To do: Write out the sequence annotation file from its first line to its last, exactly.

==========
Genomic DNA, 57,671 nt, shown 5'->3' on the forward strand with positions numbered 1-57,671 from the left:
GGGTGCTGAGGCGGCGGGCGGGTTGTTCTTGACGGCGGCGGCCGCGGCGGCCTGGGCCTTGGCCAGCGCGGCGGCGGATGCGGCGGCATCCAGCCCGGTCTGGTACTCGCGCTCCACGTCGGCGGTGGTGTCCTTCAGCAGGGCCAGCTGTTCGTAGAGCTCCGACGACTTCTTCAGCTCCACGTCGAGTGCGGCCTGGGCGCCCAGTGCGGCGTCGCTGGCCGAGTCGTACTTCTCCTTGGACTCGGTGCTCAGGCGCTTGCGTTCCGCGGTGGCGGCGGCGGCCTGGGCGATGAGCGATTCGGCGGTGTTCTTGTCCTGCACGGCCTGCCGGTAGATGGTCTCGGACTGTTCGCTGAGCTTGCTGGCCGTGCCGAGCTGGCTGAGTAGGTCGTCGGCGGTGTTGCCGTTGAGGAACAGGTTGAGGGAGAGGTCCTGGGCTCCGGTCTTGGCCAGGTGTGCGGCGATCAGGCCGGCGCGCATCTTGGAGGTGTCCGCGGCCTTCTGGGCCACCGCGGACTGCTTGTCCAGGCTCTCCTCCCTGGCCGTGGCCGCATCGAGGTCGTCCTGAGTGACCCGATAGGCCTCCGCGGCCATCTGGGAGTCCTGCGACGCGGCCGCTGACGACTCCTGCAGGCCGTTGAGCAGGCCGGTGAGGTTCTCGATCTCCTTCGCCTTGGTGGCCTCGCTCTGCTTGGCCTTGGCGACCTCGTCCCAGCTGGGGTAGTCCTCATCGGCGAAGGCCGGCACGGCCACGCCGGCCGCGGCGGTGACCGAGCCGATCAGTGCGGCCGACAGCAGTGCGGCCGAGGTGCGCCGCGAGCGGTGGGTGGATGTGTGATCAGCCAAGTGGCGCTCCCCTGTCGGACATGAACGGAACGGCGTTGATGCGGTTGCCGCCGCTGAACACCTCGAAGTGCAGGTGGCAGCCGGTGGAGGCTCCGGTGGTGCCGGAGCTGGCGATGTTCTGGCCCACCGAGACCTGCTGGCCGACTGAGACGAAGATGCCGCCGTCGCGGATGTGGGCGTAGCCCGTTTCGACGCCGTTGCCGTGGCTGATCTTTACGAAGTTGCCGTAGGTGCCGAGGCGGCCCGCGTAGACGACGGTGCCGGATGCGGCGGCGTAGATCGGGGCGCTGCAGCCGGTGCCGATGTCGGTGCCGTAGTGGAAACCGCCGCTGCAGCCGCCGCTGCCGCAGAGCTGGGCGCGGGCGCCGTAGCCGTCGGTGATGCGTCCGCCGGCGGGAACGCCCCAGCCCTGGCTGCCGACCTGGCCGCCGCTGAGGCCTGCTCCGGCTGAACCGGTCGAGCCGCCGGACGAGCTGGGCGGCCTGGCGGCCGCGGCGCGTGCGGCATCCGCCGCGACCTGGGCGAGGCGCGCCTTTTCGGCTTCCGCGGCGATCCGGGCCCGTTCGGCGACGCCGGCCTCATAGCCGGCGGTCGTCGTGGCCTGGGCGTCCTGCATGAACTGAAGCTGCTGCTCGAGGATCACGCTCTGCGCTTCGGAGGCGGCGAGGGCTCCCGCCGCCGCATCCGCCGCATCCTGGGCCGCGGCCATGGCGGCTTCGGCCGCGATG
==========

Genomic DNA, 57,671 nt, shown 5'->3' on the forward strand with positions numbered 1-57,671 from the left:
GGGTGCTGAGGCGGCGGGCGGGTTGTTCTTGACGGCGGCGGCCGCGGCGGCCTGGGCCTTGGCCAGCGCGGCGGCGGATGCGGCGGCATCCAGCCCGGTCTGGTACTCGCGCTCCACGTCGGCGGTGGTGTCCTTCAGCAGGGCCAGCTGTTCGTAGAGCTCCGACGACTTCTTCAGCTCCACGTCGAGTGCGGCCTGGGCGCCCAGTGCGGCGTCGCTGGCCGAGTCGTACTTCTCCTTGGACTCGGTGCTCAGGCGCTTGCGTTCCGCGGTGGCGGCGGCGGCCTGGGCGATGAGCGATTCGGCGGTGTTCTTGTCCTGCACGGCCTGCCGGTAGATGGTCTCGGACTGTTCGCTGAGCTTGCTGGCCGTGCCGAGCTGGCTGAGTAGGTCGTCGGCGGTGTTGCCGTTGAGGAACAGGTTGAGGGAGAGGTCCTGGGCTCCGGTCTTGGCCAGGTGTGCGGCGATCAGGCCGGCGCGCATCTTGGAGGTGTCCGCGGCCTTCTGGGCCACCGCGGACTGCTTGTCCAGGCTCTCCTCCCTGGCCGTGGCCGCATCGAGGTCGTCCTGAGTGACCCGATAGGCCTCCGCGGCCATCTGGGAGTCCTGCGACGCGGCCGCTGACGACTCCTGCAGGCCGTTGAGCAGGCCGGTGAGGTTCTCGATCTCCTTCGCCTTGGTGGCCTCGCTCTGCTTGGCCTTGGCGACCTCGTCCCAGCTGGGGTAGTCCTCATCGGCGAAGGCCGGCACGGCCACGCCGGCCGCGGCGGTGACCGAGCCGATCAGTGCGGCCGACAGCAGTGCGGCCGAGGTGCGCCGCGAGCGGTGGGTGGATGTGTGATCAGCCAAGTGGCGCTCCCCTGTCGGACATGAACGGAACGGCGTTGATGCGGTTGCCGCCGCTGAACACCTCGAAGTGCAGGTGGCAGCCGGTGGAGGCTCCGGTGGTGCCGGAGCTGGCGATGTTCTGGCCCACCGAGACCTGCTGGCCGACTGAGACGAAGATGCCGCCGTCGCGGATGTGGGCGTAGCCCGTTTCGACGCCGTTGCCGTGGCTGATCTTTACGAAGTTGCCGTAGGTGCCGAGGCGGCCCGCGTAGACGACGGTGCCGGATGCGGCGGCGTAGATCGGGGCGCTGCAGCCGGTGCCGATGTCGGTGCCGTAGTGGAAACCGCCGCTGCAGCCGCCGCTGCCGCAGAGCTGGGCGCGGGCGCCGTAGCCGTCGGTGATGCGTCCGCCGGCGGGAACGCCCCAGCCCTGGCTGCCGACCTGGCCGCCGCTGAGGCCTGCTCCGGCTGAACCGGTCGAGCCGCCGGACGAGCTGGGCGGCCTGGCGGCCGCGGCGCGTGCGGCATCCGCCGCGACCTGGGCGAGGCGCGCCTTTTCGGCTTCCGCGGCGATCCGGGCCCGTTCGGCGACGCCGGCCTCATAGCCGGCGGTCGTCGTGGCCTGGGCGTCCTGCATGAACTGAAGCTGCTGCTCGAGGATCACGCTCTGCGCTTCGGAGGCGGCGAGGGCTCCCGCCGCCGCATCCGCCGCATCCTGGGCCGCGGCCATGGCGGCTTCGGCCGCGATG